This is a way to bring your web users ‘alive’.  You create a number of virtual people who each represent a segment of your customer base.  You give them a name, socio-demographic profile and picture.  How web savvy are they?  What are their ‘information goals’ i.e. why are they likely to visit your website?  How much time to they have – are they busy parents or retired people with more free time?  Eventually you build up a detailed picture of your customers and prospects and have a much better chance of engaging them as loyal customers.  Remember, the personas are not just imaginary friends but virtual people based on your real customers.

A picture speaks a thousand words

This has never been more true than online.  The internet is a very visual medium and if you can bring copy alive with relevant images you have a far better chance of keeping visitors to your site interested.  If you are trying to communicate lots of information quickly consider using an infographic.  Try using images of real people, better still actual customers, instead of glossy images of models. Who are customers most likely to trust?  Make sure that brand based images are relevant and meaningful and ensure that you feature product images wherever possible.  Make things tangible and remember images are as important as words.

Navigation, navigation, navigation…

The web is awash with websites that are difficult to navigate.  Sites with search functions that never return what you are looking for.  A well structured homepage with clear navigation to all main areas of the site and clearly structured links and back-link throughout the site is essential.  Not only does it improve your SEO but it greatly reduces the chances of your customers going elsewhere to achieve their objective.  Sites with high bounce rates are usually poorly structured or contain badly written copy.  You may have literally seconds to convince visitors to your site that they are going to find what they are looking for.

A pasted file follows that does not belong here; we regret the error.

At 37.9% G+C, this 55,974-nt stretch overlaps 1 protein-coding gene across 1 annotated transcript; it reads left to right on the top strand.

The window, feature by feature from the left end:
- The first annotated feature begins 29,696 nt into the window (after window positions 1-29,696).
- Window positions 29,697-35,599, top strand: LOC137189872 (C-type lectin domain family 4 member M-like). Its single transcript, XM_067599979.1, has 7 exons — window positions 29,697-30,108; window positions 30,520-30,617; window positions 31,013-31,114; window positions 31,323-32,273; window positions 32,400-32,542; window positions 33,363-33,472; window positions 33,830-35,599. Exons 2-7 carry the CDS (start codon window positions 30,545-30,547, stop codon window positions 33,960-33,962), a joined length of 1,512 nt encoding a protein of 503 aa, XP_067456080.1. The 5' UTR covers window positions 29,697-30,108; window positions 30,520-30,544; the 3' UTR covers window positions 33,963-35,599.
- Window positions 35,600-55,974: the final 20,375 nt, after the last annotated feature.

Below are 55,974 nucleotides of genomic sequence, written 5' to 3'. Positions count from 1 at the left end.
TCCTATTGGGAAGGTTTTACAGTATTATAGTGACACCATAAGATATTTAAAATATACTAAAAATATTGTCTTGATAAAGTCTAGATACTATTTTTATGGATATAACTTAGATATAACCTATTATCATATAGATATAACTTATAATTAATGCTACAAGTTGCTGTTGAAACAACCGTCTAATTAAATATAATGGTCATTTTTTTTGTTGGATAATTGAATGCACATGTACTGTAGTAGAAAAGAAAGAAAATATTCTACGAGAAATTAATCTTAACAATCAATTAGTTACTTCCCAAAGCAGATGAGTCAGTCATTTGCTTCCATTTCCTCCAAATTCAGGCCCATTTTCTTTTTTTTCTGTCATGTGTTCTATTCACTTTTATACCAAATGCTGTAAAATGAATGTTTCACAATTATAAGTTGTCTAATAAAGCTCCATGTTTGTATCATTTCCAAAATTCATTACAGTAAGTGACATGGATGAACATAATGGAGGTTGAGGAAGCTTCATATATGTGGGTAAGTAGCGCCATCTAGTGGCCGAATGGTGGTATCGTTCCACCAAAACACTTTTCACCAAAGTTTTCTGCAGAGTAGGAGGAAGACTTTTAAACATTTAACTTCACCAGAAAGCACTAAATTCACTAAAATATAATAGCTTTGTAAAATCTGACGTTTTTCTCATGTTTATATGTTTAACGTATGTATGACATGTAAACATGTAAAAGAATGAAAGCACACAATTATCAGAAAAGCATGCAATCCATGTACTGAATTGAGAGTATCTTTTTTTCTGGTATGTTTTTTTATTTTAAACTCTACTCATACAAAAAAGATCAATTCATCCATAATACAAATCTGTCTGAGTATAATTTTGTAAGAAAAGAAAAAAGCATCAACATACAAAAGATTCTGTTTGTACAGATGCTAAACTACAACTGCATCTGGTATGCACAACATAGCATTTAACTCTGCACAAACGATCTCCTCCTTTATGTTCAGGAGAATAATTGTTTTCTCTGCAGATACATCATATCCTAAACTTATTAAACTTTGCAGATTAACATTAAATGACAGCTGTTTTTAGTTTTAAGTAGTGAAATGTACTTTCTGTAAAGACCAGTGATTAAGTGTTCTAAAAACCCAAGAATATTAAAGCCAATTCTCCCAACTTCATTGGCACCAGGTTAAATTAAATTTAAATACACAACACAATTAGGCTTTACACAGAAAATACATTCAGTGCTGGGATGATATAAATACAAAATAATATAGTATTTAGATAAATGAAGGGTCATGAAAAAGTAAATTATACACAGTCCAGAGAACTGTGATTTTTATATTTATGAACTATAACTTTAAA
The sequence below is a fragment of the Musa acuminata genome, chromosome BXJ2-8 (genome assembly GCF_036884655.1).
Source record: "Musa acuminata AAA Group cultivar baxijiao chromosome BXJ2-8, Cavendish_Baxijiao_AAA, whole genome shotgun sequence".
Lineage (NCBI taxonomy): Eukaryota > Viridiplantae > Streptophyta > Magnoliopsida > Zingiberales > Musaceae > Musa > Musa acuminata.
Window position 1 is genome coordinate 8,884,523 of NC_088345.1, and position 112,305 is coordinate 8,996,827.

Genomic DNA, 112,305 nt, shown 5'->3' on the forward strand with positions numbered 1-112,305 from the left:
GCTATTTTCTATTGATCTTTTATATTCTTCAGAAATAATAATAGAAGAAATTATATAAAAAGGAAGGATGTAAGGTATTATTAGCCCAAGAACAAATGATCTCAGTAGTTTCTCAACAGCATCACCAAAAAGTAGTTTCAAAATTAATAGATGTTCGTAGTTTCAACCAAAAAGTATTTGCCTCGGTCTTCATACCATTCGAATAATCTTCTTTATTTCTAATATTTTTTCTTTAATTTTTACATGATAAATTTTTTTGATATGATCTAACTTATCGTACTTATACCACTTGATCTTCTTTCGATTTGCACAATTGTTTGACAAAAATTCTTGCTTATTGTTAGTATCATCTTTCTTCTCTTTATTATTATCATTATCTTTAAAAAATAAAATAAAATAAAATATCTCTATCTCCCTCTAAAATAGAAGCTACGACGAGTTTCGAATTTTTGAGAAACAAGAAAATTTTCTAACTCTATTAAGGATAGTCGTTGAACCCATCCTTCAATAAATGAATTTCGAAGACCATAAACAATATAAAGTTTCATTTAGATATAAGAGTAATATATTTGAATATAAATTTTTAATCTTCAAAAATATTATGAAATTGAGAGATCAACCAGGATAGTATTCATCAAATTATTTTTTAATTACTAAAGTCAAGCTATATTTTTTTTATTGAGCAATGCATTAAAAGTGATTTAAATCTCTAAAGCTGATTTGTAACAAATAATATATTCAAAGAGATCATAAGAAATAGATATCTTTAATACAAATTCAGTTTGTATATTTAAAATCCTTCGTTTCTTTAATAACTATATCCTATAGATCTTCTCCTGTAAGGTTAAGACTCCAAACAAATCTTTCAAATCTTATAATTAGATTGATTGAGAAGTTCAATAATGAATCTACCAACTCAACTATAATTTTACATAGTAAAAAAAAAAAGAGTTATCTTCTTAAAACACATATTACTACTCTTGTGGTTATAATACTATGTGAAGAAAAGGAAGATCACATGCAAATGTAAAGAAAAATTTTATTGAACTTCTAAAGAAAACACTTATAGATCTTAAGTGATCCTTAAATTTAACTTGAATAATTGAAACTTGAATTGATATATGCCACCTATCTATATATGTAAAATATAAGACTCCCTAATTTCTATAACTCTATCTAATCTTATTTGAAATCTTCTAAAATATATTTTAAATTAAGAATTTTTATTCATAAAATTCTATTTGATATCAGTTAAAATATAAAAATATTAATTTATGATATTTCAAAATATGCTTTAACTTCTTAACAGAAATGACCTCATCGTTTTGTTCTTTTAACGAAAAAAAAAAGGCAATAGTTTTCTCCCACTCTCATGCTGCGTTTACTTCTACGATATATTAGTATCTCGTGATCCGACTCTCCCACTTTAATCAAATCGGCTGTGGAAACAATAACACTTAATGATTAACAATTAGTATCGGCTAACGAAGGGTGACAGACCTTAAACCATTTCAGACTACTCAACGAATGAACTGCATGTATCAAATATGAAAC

In the accelerated world we live in people have short attention spans.  They expect the internet to deliver what they are looking for immediately.  Imagine telling someone 20 years ago that you would be able to find the answer to virtually any question in seconds on their computer.  As marketers we have less time to engage our customers and far more easily accessible competition.  In the digital world we need to upgrade to copywriting 2.0.

Getting your website noticed with keywords

Search Engine Optimisation is about getting your website ranked highly on search engines.  In this introduction I will look at the foundation of SEO – keywords.  Even people who aren’t familiar with the term will have experience of entering their own keywords into a search engine to find what they are looking for.  When a search engine displays your results it does so on the basis of RELEVANCE and AUTHORITY.

What is keyword relevance?

A search engine will pick up keywords from sources including titles, on-page text, headers and inbound links to a website.  If you are building a website and hope to generate visitors (and ultimately sales) you can’t afford to ignore keywords.  So how do you pick your keywords?  Firstly you need consider the following:

1)     Are the search words relevant to your business or product?